Sacrifices at the edges of medical reach in South Sudan’s countryside

A six-hour travel over difficult terrain to access medical treatment simply sums up the challenges of accessing treatment for a South Sudanese patient in the countryside.
A medic attends to a patient at the MSF Emergency Center at Bulukat site in Malakal. Photo by Okech Francis

By Okech Francis

A six-hour travel over difficult terrain to access medical treatment simply sums up the challenges of accessing treatment for a South Sudanese patient in the countryside.

Seeking to live in displacement in order to access treatment is another sacrifice people in parts of the country have had to make to stay alive.

On a visit to Malakal, the capital of Upper Nile State in May, I was able to closely see the plight of people in the countryside when health problems arise. In Upper Nile State, just like in most parts of the country, health provision is left in the care of humanitarian agencies. The Medical Charity, Medecins Sans Frontieres is on the frontline in the area, dominant in providing emergency health services in Malakal and other counties in the State and elsewhere in South Sudan.

At a Children’s hospital run by MSF in the town, I met Nyajim Aman who had arrived hours earlier, brought by her two sisters all the way from Fangak in neighboring Jonglei State, 10 hours away by boat.

Her ailment, according to the sisters was a constant convulsion/seizure. They made the boat journey because the only option for the patient was Malakal.

“We were not referred here. We came on our own,” Nyakueth Gai, a sister to Aman told The Dawn. “We were told MSF provides better treatment and this is why we brought the patient here. The patient is now recovering.”

Many South Sudanese, like Aman, are living in deplorable conditions and life remains relevant to them because of assistances from aid agencies. Insecurity and a weak government presence in the countryside means either no services like security, education and health or heavy reliance on the UN and other humanitarian agencies who are all stretched with ever increasing needs amidst funding shortfalls. MSF teams have had to operate long hours to meet the unending needs as ailing patients constantly seek their attention.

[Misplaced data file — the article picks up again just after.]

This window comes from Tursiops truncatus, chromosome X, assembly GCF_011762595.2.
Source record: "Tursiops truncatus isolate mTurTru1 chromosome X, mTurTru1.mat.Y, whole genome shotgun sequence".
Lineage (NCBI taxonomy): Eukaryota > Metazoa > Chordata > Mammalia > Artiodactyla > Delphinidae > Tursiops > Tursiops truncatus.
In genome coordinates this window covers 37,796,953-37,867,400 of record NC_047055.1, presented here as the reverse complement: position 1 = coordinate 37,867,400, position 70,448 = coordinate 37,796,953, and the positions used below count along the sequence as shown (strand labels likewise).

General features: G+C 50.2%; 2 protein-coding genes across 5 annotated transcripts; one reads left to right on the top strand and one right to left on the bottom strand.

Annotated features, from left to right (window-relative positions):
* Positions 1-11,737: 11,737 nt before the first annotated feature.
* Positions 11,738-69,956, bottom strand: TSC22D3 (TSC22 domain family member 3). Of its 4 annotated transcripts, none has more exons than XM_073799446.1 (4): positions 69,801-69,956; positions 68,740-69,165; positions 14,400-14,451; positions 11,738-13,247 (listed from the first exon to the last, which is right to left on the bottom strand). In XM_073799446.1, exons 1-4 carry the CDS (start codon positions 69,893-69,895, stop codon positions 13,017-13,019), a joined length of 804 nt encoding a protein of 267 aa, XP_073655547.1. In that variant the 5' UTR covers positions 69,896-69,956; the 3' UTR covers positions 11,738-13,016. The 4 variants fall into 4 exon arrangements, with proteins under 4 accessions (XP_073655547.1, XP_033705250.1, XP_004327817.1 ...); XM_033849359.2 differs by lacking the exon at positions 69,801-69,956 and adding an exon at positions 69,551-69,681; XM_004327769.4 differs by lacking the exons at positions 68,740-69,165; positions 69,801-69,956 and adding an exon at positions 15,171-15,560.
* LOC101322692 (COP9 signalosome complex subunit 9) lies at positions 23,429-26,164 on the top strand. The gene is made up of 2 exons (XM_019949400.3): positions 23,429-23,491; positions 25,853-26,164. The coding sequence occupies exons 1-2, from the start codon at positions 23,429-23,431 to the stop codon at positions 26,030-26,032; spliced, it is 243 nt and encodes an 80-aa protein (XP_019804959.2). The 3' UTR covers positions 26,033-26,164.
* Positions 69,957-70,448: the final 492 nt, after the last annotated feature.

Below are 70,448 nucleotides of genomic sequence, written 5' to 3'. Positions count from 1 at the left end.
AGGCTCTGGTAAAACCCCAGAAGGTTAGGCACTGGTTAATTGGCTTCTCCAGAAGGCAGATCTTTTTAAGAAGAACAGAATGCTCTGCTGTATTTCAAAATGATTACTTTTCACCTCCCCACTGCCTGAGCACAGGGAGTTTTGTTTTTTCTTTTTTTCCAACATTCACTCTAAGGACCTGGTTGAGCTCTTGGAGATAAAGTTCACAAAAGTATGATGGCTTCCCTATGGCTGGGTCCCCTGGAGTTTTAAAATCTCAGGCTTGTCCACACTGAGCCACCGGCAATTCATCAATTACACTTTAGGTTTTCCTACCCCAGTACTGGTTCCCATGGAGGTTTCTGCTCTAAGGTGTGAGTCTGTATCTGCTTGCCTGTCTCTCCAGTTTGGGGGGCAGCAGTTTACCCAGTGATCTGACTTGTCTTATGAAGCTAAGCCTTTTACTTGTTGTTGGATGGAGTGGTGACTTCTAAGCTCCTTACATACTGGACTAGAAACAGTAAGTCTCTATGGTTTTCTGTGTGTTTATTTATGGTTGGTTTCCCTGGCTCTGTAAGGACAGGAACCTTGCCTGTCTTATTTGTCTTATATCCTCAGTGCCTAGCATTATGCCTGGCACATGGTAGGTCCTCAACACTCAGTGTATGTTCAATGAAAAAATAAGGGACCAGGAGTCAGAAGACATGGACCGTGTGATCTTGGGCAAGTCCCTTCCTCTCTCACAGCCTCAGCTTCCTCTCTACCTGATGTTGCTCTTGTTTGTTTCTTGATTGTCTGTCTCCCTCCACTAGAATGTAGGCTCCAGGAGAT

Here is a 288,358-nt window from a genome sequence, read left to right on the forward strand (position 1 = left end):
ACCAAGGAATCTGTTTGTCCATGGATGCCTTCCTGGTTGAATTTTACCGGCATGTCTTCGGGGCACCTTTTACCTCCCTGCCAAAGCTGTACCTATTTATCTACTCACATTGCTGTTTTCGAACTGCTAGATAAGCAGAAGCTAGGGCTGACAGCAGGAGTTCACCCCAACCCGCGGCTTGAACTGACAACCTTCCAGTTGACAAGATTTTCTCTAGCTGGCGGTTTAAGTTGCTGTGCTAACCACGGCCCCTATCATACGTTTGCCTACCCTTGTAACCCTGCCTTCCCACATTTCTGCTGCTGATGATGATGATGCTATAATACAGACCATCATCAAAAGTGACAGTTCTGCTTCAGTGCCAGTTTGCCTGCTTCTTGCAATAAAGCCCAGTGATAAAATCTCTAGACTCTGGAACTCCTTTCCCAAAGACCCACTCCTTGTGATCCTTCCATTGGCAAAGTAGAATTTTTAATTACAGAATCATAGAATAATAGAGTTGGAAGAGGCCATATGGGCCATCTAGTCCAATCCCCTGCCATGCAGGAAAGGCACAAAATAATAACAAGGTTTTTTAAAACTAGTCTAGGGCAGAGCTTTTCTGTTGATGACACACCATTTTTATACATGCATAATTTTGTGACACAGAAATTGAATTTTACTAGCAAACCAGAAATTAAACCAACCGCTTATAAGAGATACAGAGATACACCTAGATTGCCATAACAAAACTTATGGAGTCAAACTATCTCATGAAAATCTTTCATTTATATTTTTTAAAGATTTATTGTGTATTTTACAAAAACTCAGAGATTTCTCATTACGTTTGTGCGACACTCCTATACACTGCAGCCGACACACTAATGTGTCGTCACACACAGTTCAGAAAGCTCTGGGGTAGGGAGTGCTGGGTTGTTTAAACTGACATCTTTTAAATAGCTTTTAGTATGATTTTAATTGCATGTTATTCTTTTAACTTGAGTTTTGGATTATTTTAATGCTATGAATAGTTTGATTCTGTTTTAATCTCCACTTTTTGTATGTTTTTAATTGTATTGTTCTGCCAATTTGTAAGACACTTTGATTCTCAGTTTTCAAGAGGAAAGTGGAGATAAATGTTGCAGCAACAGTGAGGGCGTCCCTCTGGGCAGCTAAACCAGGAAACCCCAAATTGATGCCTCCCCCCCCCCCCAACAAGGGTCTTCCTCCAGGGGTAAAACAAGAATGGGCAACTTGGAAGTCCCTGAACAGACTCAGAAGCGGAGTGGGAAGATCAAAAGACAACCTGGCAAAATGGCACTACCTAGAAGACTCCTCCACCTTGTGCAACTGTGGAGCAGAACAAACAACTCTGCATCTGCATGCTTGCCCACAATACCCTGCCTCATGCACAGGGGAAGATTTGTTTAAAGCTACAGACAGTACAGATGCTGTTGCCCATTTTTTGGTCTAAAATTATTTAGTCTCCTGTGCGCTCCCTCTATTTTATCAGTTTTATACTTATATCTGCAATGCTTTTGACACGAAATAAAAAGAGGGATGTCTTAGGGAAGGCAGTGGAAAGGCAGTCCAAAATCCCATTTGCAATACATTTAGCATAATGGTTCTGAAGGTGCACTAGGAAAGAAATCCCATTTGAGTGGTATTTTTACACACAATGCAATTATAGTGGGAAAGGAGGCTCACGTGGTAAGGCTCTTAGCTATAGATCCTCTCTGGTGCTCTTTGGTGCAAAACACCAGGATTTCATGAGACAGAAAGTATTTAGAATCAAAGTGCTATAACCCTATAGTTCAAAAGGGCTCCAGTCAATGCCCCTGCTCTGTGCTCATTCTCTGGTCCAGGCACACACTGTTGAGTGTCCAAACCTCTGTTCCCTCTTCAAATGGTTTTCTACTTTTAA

Communities must push hard to help patients who are equally enduring pain to reach facilities were medics are equally strained to their bones. It’s a sacrifice everyone must throw in to salvage the health conditions of people in such places, which are at the limits of basic service delivery access by communities.

My visit also focused on South Sudanese fleeing crisis in Sudan and passing through Malakal. I already had a prior picture of their dire situation but the bleak nature of it was even more shocking.

Visiting the United Nations Protection of Civilian Site in Malakal, the only UN managed Internally Displaced People’s camp in the country, the situation looked terrible.

Outbreaks of epidemics threaten constantly yet that is the place where Nyachangjwok William Ogwen has sought refuge so that she can access treatment for anemia.

The POC, sight of a living hell for a visitor like me is however an abode of life, a safe haven for maybe 60,000 people by hearsay from residents, forced to live there over poor insecurity and service provision in own homes.

Ogwen is a returnee from Sudan and knew the option was to either live in the camp where health service is provided by MSF, or die out there due to lack of treatment. “The first reason why I am in the POC here is because I want treatment,” the 25 year-old mother of 3, told The Dawn. “It is easier to get treatment from the medical services in the POC here than in town. The government hospital in the town has no medicine,” she said.

Malakal is one of the biggest transit towns witnessing hundreds of thousands of returnees passing through. Being host to the biggest IDP camp, services were already at their minimal. That makes the thought of what returnees would go through very scary. Those returnees arrive very traumatized, hungry, sickly and tired.

At Bulukat transit site on the Nile River, Sarah Atem Thon was waiting for a scheduled flight to Juba. Thon arrived from Sudan with 8 children, all malnourished and sickly. The youngest, one year old, was in a life threatening condition yet Thon preferred keeping her away from treatment. Focus was on reaching Juba as quickly as possible and she was resigned to letting the child die instead of missing her flight.